4th Annual Plant Sciences Symposium

The UW-Madison Plant Sciences Graduate Student Council hosted the 4th Annual Plant Sciences Symposium Symposium titled Plants and Society: Integrating Food and Science in Today’s Culture¬†on Friday, October 3, 2014. The event was held in the Varsity room at Union South at UW-Madison. The symposium was also available via online streaming for those unable to attend in person or for those who would like to access videos of the presentations following the event. The symposium featured talks from five accomplished and dynamic scientists, as well as presentation from graduate students in the plant sciences at UW-Madison.

Dr. Robin Buell
Genomics and bioinformatics: Two paradigm changing disciplines in plant breeding and genetics

Robin Buell works in the Department of Plant Biology at Michigan State University. Her work focuses on sequencing on functional genomics of rice, potatoes, maize, and switchgrass. Continuing work on refining the rice genome has allowed her lab to correct sequencing errors, discover the function of unknown genes, and explore if transposable elements can create new genes in rice. Dr. Buell’s lab was instrumental in generating and publishing the potato genome, and has found molecular markers corresponding to potatoes bred for different uses (such as potato chips and French fries). She has played a role in genotyping thousands of maize and switchgrass cultivars with high-throughput sequencing to aid in breeding for biofuel production.

Dr. Gil Gillespie
Sustainability?

Gillbert Gillespie was a senior research associate and senior lecturer in the Department of Development Sociology at Cornell University. He currently is affiliated with the Harrisdale Homestead. Dr. Gillespie research and teaching have focused on the social aspects of food and agriculture and issues of agriculture, food and the environment. He has been especially interested in the social aspects of more local food systems in their particular ecological contexts and in how more local food systems can contribute to community development and promote sustainability.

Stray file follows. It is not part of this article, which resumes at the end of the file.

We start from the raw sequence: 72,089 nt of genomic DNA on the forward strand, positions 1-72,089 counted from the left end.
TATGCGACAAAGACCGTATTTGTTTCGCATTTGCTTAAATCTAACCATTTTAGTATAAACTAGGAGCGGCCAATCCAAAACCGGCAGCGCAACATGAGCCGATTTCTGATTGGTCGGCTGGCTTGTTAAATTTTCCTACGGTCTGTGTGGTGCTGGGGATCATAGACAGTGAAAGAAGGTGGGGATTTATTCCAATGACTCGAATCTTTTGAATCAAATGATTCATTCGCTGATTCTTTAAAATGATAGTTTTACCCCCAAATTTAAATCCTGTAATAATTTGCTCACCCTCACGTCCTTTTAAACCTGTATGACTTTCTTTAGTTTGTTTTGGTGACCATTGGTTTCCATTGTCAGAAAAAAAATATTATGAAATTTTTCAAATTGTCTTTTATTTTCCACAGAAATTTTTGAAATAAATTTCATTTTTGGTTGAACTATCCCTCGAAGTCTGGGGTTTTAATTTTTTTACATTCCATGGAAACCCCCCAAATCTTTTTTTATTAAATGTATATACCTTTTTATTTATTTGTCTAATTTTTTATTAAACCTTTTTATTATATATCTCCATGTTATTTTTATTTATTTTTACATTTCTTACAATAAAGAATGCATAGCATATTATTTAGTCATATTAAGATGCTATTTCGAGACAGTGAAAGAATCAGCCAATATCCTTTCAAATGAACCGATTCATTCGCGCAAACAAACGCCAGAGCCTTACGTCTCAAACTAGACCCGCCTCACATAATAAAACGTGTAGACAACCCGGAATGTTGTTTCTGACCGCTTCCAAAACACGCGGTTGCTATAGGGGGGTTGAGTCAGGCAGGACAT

Dr. Wendelyn Jones
New agricultural technologies: The intersection of science and global  regulations

Wendelyn Jones currently works for DuPont Crop Protection in Global Regulatory Affairs. She earned her Ph.D. in Molecular Toxicology at Vanderbilt University and was a post-doctoral fellow at Massachusetts Institute of Technology. Most recently, she established and lead the Global Policy and Scientific Affairs team at DuPont Pioneer. In this role, she developed a coordinated approach for new technology development and market introduction by leveraging the diverse background of team members in science, government affairs and industry affairs. She was recruited to DuPont Pioneer to serve as Director for Global Registration and Regulatory Affairs. Dr. Jones has also held various positions relating to safety and risk assessments and biotech policy. She was part of the FAO/WHO Expert Consultation on the Safety Assessment of Genetically Modified Foods. She has extensive experience in international negotiations and served on various delegations including the Convention on Biological Diversity, the Codex Alimentarius Commission Ad-Hoc Intergovernmental Task Force on Foods Derived from Biotechnology, and the OECD Working Group on Harmonization of Regulatory Oversight in Biotechnology. She has been an invited speaker on topics including the role of scientific outreach in new technology development, publication planning and risk assessment.